TSU - Concerned about the legal hurdles faced by Japan's foreign residents, Masafumi Inagaki switched careers in his 50s to become an administrative scrivener, aiming to assist a population sector he believes will play an important role in the country's fast-aging society.
Once a month, Inagaki provides free consultations to foreigners with administrative procedures to apply for a visa or to marry Japanese at his office in the Mie prefectural city of Yokkaichi, home to about 7,500 foreigners.
"I am struggling every day," Inagaki, 63, said in an interview, recalling one of the cases he dealt with in recent years.
Three years ago, a Filipino woman in her 30s visited his office to ask him to help her continue to live in Japan along with her 4-year-old and 3-year-old sons.
Since she was not married to their Japanese father, she was not qualified to apply for resident status and her stay in Japan was thus illegal.
Inagaki needed to have the man recognize the boys as his own children so the children and subsequently their mother could obtain the status.
But the father, who was then a gang member, refused to do so, giving the woman and her children no choice but to return to the Philippines.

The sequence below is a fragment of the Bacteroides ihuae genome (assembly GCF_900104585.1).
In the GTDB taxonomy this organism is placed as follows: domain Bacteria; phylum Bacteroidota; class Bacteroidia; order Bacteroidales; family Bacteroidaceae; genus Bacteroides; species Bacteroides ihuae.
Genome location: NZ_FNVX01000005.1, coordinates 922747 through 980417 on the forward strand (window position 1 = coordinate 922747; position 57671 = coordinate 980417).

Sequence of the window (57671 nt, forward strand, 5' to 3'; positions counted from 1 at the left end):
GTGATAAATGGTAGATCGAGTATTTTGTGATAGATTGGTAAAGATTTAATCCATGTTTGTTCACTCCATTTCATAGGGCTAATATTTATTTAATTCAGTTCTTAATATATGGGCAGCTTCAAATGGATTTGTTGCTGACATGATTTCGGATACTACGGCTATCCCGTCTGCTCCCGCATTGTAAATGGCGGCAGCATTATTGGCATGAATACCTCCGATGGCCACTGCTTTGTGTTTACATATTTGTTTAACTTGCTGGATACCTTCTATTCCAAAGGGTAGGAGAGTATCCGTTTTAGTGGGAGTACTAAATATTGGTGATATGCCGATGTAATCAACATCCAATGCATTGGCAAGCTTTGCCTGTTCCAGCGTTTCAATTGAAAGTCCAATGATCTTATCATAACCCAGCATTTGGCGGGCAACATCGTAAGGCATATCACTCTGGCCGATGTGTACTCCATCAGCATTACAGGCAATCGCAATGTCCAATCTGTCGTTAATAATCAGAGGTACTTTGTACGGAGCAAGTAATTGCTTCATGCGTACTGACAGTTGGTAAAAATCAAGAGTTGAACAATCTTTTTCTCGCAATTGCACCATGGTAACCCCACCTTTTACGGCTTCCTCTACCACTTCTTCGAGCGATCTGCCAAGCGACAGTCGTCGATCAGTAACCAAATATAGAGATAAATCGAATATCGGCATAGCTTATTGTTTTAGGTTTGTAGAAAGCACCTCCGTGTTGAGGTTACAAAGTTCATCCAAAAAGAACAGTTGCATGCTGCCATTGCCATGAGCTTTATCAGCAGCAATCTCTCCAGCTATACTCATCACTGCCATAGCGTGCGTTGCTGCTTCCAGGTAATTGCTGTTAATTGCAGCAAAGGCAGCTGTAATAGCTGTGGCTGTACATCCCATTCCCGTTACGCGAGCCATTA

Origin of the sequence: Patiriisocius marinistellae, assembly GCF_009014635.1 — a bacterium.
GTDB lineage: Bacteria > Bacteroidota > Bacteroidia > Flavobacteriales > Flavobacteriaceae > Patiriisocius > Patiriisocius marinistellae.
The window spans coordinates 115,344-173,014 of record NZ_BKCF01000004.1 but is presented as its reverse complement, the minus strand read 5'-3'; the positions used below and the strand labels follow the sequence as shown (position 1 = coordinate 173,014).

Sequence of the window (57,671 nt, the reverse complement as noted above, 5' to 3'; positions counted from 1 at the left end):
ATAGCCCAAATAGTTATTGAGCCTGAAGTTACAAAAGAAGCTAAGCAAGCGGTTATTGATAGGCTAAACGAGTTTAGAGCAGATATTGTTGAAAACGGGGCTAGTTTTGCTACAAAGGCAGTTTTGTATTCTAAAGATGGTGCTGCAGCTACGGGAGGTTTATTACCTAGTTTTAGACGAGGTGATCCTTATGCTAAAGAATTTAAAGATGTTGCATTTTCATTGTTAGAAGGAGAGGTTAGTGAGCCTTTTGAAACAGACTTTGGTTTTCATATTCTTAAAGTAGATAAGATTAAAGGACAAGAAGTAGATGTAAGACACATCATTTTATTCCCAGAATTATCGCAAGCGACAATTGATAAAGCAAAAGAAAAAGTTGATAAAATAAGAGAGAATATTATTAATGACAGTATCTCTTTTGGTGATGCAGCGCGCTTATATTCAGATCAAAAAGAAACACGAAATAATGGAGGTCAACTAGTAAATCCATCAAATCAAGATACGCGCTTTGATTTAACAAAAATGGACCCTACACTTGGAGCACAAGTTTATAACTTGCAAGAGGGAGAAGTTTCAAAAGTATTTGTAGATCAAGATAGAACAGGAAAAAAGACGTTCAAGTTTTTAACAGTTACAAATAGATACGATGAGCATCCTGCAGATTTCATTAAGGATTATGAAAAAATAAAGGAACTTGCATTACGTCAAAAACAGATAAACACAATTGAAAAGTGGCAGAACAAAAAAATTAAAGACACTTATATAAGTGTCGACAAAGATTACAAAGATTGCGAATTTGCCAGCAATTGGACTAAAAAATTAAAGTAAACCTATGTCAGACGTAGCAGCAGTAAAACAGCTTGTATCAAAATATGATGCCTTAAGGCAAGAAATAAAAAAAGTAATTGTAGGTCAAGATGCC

"They had the right to live in Japan," Inagaki said. "I was not able (to help them)."
Before becoming a scrivener, Inagaki was an employee of an electronics manufacturer.
He often took business trips abroad and learned that many more foreign workers were accepted in European nations than in Japan.
Inagaki, who was also concerned about Japan's declining birthrates and aging population, wondered if he could help foreigners work in Japan by preparing administrative documents for them as a scrivener.
It was his daughter's wedding when he had the resolve to give up on his stable life and take a national certification examination to become a scrivener.
"In order for my daughter and grandchildren to have a bright future in this country, we must accept foreigners," Inagaki said.
He left the company at the age of 50 and passed the exam after four years of studying.
Ever since then, he has offered consultations to hundreds of foreign residents, overcoming language and cultural barriers as well as complex legal procedures stemming from differences in laws of their native countries.
Inagaki said he sometimes thinks he can no longer keep going, but that he feels a "priceless sense of achievement" whenever he sees a client smile after procedures are successful.
"There are many foreigners who do not receive adequate judicial protection and suffer injustice," he said.
His next goal is to build an organization to protect the rights of foreign residents.
"There is no end to studying," Inagaki said, holding legal books with lots of notes and marks in them.